Saturday, March 30, 2013


Community among slaves and the Igbo was similar yet quite different at the same time. In both cases, community was revered, however in American slave society, none of the slaves would turn against their own. In "Things Fall Apart" we observed some natives siding with the whites that had arrived because it seemed as if it was the easier route to survival. We however, did not see this in the case of the American slaves who stuck together through everything given that they had all faced an incredible amount of struggle.


Ian J said...

I feel like in both stories community was used as a way to stick together. We saw in Things Fall Apart that the tribes stayed loyal to each other and would stay by each others' side when they had a quarrel with another tribe. This can be seen when one of the women from Okonkwo's tribe is killed and the entire clan demands something to make up for it. In Beloved, community can be seen in the great feast held at 124 where food and drink is provided for all the African-Americans that attend. Community in Beloved is further seen in the fact that all the African-Americans attend church together and worship together.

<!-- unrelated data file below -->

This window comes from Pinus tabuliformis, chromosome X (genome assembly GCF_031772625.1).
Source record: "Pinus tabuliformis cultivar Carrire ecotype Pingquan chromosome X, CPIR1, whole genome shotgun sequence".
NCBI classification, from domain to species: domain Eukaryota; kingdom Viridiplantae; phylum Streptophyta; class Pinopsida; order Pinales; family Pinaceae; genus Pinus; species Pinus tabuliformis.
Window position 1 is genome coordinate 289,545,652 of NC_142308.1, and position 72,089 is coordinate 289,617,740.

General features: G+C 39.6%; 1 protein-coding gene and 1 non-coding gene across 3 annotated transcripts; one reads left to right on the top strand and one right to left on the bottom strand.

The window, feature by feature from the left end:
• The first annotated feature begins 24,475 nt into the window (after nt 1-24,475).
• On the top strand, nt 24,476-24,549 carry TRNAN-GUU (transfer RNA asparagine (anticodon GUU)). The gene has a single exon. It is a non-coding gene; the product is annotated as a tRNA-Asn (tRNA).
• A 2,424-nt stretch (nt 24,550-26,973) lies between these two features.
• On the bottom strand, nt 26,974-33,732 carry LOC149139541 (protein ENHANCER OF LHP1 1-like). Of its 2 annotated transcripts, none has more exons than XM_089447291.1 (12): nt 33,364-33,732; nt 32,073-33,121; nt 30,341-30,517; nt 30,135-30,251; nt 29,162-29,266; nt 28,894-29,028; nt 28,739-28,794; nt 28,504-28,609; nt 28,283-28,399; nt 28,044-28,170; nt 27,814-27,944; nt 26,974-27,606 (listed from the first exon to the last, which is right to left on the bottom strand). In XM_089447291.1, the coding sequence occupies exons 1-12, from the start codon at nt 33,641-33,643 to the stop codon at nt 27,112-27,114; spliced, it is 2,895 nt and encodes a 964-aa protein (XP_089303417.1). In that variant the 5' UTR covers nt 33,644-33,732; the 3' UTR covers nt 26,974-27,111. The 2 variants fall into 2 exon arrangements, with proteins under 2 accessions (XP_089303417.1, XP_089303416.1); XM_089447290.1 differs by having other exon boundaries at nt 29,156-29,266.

Ben Bonner said...

When Ian mentioned the feast in Beloved it made me think about the differences in the ways people viewed success in slave society as compared to Igbo society. In Igbo society, success is highly honored and allows one to gain titles and notability within the village. Consequently people try to model themselves after other successful people. In slave society, people are envious of and scornful of people who have been successful. In Igbo society, success was based on merit whereas in slave society, it owed as much to luck as anything else. It therefore didn't seem fair that another person should be fortunate while they were not.